Parades were everywhere over the holiday, and Friends were out marching in festivities all over the region.  Volunteers walked in Sandpoint, Clark Fork, Noxon and Heron, all in relentless sunshine, to support our wilderness land.  Volunteers and FSPW Supporters marching in Clark Fork enjoyed another fun year crafting a spectacular float, complete with a beautiful landscape painting, Mr. Scotchman at the head, and a several-piece band.  Their endeavor earned them a trophy recognition for 2014 Best Adult Float.  Way to go, guys!bandmr scotchman







Rest up Friends, because summer is here full throttle14.07.11-BullLakeSchedule and next weekend will be a celebration to remember!  With the 50th Anniversary of the Wilderness Act being honored this summer,  FSPW and partnering organizations are cookin’ up a weekend of events, with hikes, guest speakers, puppet shows for the kiddos, food and live music.  It all starts Friday, so check out the schedule of events and make the gorgeous drive out to the Bull Lake Rod and Gun club, our gracious hosts for this outdoor party!  Milepost +/-18 on Hwy 56, nestled in the western valley before the breathtaking Cabinet Mountain Wilderness.

Keep Wild!


Winds in the Wilderness…Diggers, Runners, and Scientists of all Ages

Posted on Saturday, June 14th, 2014

Before digging into this weekends’ events, I’d like to sound a great big “Thank You!” for last weekend’s outstanding outreach volunteers participating in some great returning local events: the Kinniknick Native Plant Society’s annual Arbor Day Plant Sale, and the second annual Pend d’Orielle Bay Trail Fun Run.

FSPW Volunteers Outreach makes huge strides in accomplishing our mission!

FSPW Volunteer Outreach makes huge strides in accomplishing our mission!

pob run

Way to go, runners!

On Saturday, FSPW greeted garden enthusiasts who were up early sifting through new spring blooms at Memorial Park in Sandpoint, during the KNPS’s Arbor Day Celebration and Plant Sale.  The following morning, FSPW volunteers were stirring once again, this time joining our Friends of the Pend d’Oreille Bay Trail for a fun community race event benefitting this much-loved trail along Sand Creek in downtown Sandpoint.  Thanks Deb Hunsinker, Randi Lui, Carol Jenkins and everyone else who extended their energy and influence for our beautiful community last weekend.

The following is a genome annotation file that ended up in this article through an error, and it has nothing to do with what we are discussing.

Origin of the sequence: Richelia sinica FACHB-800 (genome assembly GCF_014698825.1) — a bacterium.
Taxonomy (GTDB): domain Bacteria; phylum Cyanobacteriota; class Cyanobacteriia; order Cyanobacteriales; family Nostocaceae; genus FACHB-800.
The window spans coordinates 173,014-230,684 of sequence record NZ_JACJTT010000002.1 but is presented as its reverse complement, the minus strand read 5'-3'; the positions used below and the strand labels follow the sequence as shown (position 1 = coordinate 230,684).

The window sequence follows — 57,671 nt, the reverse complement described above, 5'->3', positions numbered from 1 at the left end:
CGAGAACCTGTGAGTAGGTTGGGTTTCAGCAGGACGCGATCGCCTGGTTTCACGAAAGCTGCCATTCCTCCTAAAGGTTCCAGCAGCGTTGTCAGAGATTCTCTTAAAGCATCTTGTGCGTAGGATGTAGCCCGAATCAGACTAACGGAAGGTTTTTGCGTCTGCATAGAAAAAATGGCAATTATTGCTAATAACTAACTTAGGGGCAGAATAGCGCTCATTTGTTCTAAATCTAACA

Project Coordinator Kristen Nowicki shares a wilderness treasure chest and talks with kids about how to use our senses to observe the environment around us.


Kids take a well-deserved break! CW top to bottom: Project Coordinator Kristen Nowicki, FSPW Wilderness Ranger Joe Zimmerman, FSPW Volunteer Holly Clemens, and TIPS Staff Tami Martinsen.


Go forward and prosper!

This weekend, Friends volunteers drove out of the city limits to enjoy the onset of summer in the wilderness, now brimming with life.  FSPW, in partnership with Transitions in Progress, conducted the first in a series of Community Kids’ Hikes this Friday that will be ongoing throughout this summer.  Volunteers and Staff from both organizations met at the Morris Creek Trailhead in the Lightning Creek Treasured Landscape drainage, along with a van load of anxious young explorers.  By the time the group had advanced a mile down the trail, the eager kids had discovered a host of exciting and dynamic wilderness components:  from large, strong flowing rivers and inlets, old root masses resembling antlered wildlife, and boulders, to progressively smaller wildflowers, mushrooms and insects scattered throughout the forest floor.  They learned about using multiple senses to observe the world around them.  They also got to learn about working as a Wilderness Ranger, and enjoyed a question-and-answer session with FSPW Intern Joe Zimerman during our lunch break.  As they prepared for the van ride home, the kids recieved FSPW Nature Journals and a small, felt “Wesley Wolverine” to share in writing and drawing about the days’ experiences.  We are already excited for the next hike this coming July, when we get to explore more of our wonderful wilderness with this sweet and joyful group of Young Scouts.  Thanks all you kids, Tami Martinsen and TIPS, and all our Volunteers who helped make the day great.


brian B

Local Naturalist and Instructor Brian Baxter shares his knowledge of ecology with area communities.


Wetland wildflowers